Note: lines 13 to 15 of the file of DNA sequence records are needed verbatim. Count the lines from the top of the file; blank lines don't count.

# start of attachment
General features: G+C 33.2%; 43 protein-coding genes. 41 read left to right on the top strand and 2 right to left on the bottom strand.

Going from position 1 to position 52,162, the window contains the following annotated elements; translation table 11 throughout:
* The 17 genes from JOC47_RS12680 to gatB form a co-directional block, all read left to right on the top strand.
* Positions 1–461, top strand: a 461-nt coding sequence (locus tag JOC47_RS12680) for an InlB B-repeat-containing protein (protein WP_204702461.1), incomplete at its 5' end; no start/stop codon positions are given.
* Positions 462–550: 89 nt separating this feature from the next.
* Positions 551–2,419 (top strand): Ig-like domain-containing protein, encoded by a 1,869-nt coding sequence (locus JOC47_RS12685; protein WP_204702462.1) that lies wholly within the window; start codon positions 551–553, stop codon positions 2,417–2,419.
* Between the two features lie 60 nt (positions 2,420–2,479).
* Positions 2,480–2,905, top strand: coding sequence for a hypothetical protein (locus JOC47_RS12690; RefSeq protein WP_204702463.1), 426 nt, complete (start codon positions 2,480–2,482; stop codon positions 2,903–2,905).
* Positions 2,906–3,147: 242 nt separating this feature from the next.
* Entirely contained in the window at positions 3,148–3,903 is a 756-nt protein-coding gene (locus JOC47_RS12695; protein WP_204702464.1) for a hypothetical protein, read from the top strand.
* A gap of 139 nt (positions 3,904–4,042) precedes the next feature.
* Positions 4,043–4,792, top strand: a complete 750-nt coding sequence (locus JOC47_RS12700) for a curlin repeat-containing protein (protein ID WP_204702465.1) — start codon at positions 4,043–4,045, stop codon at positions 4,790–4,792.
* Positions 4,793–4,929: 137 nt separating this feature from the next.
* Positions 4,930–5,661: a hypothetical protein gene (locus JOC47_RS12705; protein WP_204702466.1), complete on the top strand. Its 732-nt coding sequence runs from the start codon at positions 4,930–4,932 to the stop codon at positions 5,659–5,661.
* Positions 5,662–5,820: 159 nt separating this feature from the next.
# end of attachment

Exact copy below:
* Positions 4,793–4,929: 137 nt separating this feature from the next.
* Positions 4,930–5,661: a hypothetical protein gene (locus JOC47_RS12705; protein WP_204702466.1), complete on the top strand. Its 732-nt coding sequence runs from the start codon at positions 4,930–4,932 to the stop codon at positions 5,659–5,661.
* Positions 5,662–5,820: 159 nt separating this feature from the next.